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Climate Change, Bromus tectorum (Cheatgrass) Invasion, and Wildfire Risk Management in the Eastern Sierra Nevada, California

  • Author(s): Wade, Catherine Eva
  • Advisor(s): Loik, Michael E.
  • et al.
Abstract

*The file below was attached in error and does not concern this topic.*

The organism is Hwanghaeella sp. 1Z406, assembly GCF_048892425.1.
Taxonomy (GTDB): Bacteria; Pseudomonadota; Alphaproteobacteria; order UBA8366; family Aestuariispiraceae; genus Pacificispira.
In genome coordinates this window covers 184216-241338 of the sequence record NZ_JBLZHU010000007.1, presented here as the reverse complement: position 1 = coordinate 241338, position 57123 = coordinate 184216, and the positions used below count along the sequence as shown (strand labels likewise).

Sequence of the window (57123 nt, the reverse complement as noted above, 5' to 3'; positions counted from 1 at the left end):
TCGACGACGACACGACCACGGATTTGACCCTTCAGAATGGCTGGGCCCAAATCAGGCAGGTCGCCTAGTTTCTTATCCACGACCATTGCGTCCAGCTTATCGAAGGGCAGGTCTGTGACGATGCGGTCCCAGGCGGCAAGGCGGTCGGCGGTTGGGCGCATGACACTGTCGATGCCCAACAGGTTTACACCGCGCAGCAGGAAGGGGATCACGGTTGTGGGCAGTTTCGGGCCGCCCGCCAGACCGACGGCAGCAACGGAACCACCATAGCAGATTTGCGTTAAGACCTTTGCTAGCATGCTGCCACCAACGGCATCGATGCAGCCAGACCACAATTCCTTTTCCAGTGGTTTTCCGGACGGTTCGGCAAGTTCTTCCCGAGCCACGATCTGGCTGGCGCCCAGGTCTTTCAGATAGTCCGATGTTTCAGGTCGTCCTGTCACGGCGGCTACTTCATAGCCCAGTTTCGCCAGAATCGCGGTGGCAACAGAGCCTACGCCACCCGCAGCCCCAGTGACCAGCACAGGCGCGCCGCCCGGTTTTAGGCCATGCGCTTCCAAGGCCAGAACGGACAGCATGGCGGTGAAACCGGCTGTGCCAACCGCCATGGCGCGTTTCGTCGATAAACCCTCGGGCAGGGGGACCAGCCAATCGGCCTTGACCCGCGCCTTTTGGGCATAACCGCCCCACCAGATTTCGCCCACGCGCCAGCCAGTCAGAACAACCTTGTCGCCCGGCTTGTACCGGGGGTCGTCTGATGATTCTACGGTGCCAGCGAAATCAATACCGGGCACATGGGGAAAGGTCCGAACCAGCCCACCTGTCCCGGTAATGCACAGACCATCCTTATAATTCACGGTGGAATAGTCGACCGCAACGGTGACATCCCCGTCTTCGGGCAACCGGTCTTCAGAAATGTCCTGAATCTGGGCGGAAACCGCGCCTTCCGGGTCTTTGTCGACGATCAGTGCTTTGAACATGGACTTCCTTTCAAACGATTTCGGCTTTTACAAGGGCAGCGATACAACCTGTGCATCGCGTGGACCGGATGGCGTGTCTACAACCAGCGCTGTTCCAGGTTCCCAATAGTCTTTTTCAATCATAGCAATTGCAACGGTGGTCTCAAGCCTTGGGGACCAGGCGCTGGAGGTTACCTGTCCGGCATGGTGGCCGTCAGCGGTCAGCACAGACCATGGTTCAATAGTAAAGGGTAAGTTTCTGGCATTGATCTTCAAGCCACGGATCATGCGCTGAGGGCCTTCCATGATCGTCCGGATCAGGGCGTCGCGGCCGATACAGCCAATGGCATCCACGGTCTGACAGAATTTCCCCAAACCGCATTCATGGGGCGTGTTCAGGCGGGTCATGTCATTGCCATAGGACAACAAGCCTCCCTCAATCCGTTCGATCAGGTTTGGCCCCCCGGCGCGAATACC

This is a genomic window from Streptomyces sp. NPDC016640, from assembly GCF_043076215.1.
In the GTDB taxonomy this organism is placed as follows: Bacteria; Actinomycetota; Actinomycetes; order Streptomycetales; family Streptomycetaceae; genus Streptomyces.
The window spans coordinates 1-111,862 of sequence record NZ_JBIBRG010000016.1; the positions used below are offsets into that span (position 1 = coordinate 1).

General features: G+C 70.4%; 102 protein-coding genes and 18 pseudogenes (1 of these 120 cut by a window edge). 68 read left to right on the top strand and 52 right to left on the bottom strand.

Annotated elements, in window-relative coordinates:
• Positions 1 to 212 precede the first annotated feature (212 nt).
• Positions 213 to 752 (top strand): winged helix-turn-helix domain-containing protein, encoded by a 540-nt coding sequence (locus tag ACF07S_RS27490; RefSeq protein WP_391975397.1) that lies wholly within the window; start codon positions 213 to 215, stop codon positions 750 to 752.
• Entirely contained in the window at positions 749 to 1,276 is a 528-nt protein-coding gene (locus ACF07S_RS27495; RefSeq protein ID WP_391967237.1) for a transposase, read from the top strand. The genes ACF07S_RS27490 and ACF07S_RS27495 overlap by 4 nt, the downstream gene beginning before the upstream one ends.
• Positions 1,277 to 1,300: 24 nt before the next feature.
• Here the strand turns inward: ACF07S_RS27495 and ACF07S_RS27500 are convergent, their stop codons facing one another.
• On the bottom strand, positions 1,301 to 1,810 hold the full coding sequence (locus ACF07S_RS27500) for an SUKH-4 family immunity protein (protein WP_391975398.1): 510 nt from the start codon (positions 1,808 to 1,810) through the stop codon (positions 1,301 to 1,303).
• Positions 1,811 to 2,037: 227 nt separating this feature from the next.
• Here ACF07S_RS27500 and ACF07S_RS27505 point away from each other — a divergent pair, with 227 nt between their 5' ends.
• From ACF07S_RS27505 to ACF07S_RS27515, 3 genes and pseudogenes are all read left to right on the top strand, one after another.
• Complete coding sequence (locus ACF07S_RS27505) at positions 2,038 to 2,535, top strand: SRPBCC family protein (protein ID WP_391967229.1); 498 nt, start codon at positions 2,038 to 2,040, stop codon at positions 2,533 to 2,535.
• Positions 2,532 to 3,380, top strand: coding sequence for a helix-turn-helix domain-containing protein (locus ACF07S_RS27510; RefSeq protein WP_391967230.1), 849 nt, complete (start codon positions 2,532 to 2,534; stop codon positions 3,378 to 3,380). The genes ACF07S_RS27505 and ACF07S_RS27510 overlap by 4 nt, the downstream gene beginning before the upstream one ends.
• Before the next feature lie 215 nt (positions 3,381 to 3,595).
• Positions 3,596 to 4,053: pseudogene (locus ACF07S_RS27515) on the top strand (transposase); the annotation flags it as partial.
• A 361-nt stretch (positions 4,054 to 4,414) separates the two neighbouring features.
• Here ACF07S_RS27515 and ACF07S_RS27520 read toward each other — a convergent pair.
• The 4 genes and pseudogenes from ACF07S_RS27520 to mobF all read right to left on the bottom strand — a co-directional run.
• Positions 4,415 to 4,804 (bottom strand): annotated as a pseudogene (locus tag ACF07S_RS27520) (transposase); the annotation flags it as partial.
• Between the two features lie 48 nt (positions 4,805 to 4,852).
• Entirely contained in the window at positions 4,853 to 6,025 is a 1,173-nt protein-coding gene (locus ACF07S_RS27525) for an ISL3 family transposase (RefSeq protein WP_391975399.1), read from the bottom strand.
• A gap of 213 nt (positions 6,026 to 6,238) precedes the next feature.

Bromus tectorum L. (Poaceae, ‘cheatgrass’) is a flammable, non-native, annual grass from Eurasia that has spread throughout the western United States, exerting serious impacts on ecosystems by fueling frequent fires and displacing native vegetation. Over the last decade, B. tectorum has begun expanding into higher elevations, where it currently coexists with native vegetation and has not yet altered fire regimes. In this dissertation, I examine the impacts of climate change and management activities on high-elevation B. tectorum populations in the eastern Sierra Nevada, California. In Chapter 1, I explore the impacts of changing patterns of snow and rain on B. tectorum as compared to native species. I found that B. tectorum responses to precipitation change (snow and rain) were of greater magnitude than the responses of native species at the University of California Valentine Eastern Sierra Reserve. Bromus tectorum density followed the declining trend in winter snowpack over three years, and within-year snowpack reductions advanced the timing of B. tectorum phenology. Species-specific responses to spring rainfall showed some variation in different years of the study, highlighting the importance of both winter and spring precipitation and suggesting that inter-annual variability will generate different impacts on different species depending on specific conditions. Chapter 2 presents a greenhouse experiment to study the impacts and interactions of temperature, competition, and facilitation on native species and B. tectorum. Higher temperatures in the greenhouse dramatically decreased B. tectorum reproductive allocation and increased vegetative biomass. Bromus tectorum tended to have negative impacts on neighboring species by reducing their biomass, reproductive allocation, stomatal conductance, and photosynthetic rates (suggesting possible competition), while a native nitrogen-fixing forb tended to have positive impacts on these variables for B. tectorum and other native species (suggesting possible facilitation). Chapter 3 is an applied research project conducted at Devils Postpile National Monument to assess the impacts of extreme disturbance events and fuels management activities on fuel loads and B. tectorum invasion. An extreme windstorm substantially elevated fuel loads, which were reduced in areas that were treated for hazardous fuel reduction. Anthropogenic disturbance from fuel reduction projects was not creating establishment sites for B. tectorum, but areas that were subjected to a high-severity wildfire burn about twenty years ago provided loci of B. tectorum invasion. Prioritizing monitoring efforts in high-severity burned areas, especially when they coincide with high levels of disturbance from recreational activities, such as along hiking trails and near pack stations, would strengthen active management of B. tectorum infestations at Devils Postpile National Monument. Overall, this dissertation shows that various climatic changes and anthropogenic impacts could influence mechanisms for future high-elevation B. tectorum expansion in different ways.

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